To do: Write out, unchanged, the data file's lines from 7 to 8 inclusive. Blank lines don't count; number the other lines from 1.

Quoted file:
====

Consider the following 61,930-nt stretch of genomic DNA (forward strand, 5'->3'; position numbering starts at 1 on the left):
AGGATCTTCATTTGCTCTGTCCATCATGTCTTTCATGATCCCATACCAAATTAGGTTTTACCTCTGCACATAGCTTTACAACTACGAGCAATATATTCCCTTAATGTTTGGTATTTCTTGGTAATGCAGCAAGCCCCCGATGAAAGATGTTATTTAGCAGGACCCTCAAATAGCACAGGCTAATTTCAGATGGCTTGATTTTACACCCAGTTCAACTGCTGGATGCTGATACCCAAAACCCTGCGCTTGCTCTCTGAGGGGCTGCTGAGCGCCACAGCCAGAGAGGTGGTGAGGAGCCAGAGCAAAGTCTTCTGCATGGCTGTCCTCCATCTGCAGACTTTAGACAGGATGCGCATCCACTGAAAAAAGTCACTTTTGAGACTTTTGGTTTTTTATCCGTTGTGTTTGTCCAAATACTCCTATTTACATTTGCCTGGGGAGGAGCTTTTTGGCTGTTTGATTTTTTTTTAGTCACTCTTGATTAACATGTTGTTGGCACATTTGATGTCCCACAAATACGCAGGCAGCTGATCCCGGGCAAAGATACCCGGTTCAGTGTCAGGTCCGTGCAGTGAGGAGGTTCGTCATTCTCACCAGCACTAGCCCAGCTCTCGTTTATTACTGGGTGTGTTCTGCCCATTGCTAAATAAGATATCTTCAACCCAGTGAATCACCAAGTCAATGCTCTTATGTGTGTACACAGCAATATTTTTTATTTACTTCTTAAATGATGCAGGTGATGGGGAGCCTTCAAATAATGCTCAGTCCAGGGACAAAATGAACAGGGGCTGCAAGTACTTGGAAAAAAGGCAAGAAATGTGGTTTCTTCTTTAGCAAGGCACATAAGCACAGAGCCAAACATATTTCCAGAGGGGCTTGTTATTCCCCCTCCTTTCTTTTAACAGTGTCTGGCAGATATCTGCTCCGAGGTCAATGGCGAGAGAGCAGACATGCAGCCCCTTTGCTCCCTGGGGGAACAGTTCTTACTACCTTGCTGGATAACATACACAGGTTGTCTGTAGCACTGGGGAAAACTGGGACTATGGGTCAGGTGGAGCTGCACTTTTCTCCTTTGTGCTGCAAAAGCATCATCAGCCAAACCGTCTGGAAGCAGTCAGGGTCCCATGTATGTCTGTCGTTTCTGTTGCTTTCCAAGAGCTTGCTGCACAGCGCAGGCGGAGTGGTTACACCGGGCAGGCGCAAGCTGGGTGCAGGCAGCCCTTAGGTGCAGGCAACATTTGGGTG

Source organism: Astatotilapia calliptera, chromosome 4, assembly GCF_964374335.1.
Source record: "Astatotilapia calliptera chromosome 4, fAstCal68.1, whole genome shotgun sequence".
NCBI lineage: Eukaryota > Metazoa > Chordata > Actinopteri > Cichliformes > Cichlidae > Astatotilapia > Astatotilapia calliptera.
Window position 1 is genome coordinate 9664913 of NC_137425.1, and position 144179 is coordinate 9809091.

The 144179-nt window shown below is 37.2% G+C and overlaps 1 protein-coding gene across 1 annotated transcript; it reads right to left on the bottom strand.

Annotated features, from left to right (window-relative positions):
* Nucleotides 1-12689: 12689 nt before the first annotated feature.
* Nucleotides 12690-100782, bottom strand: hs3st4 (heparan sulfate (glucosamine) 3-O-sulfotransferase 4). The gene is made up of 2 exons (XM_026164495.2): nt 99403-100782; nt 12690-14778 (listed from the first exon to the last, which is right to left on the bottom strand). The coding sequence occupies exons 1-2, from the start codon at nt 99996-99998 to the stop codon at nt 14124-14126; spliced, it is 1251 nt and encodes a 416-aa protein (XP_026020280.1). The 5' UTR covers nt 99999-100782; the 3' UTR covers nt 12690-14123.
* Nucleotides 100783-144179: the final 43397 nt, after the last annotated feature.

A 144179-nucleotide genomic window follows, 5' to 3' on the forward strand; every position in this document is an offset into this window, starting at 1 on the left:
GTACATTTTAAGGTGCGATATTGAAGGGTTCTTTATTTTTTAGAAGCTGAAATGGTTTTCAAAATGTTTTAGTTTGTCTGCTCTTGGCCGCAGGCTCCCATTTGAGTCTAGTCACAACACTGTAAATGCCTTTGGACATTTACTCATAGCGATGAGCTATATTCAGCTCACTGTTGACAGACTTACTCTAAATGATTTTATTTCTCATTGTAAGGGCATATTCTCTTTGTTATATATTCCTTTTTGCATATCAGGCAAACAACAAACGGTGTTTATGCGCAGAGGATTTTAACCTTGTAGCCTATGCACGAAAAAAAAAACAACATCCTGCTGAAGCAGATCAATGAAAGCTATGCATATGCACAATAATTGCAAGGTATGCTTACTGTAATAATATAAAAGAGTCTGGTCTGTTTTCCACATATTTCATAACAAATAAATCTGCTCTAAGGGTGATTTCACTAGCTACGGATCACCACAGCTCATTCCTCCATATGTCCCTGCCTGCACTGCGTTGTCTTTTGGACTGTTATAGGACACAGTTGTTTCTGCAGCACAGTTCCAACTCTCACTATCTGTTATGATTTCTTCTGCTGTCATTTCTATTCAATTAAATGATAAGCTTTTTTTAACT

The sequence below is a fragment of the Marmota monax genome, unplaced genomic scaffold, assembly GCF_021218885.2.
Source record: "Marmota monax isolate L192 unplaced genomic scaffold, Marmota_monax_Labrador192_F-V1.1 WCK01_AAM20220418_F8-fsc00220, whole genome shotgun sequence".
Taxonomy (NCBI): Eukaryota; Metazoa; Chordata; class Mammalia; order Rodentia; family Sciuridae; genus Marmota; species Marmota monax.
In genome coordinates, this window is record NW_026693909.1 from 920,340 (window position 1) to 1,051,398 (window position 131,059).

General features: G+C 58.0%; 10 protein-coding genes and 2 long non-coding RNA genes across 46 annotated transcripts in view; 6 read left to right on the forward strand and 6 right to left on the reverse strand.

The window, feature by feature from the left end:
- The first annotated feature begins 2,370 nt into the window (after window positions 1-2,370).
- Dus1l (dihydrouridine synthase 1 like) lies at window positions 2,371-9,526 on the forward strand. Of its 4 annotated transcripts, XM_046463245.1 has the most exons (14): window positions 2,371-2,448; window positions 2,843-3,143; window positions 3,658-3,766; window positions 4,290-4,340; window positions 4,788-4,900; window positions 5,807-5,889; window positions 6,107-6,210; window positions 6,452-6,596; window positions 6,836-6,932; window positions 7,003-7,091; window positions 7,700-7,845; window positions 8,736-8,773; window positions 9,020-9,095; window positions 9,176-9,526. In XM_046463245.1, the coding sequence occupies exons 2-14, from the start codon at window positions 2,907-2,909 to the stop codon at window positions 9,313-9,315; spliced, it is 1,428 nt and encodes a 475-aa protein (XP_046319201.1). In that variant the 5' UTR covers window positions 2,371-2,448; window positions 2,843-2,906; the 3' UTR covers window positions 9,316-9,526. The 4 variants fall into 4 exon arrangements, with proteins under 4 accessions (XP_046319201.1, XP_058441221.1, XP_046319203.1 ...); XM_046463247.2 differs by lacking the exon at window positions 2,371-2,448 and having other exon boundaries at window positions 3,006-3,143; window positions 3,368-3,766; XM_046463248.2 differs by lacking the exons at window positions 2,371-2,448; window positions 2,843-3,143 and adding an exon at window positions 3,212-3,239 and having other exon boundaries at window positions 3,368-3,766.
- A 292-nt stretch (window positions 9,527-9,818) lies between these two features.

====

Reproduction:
The 144179-nt window shown below is 37.2% G+C and overlaps 1 protein-coding gene across 1 annotated transcript; it reads right to left on the bottom strand.

Annotated features, from left to right (window-relative positions):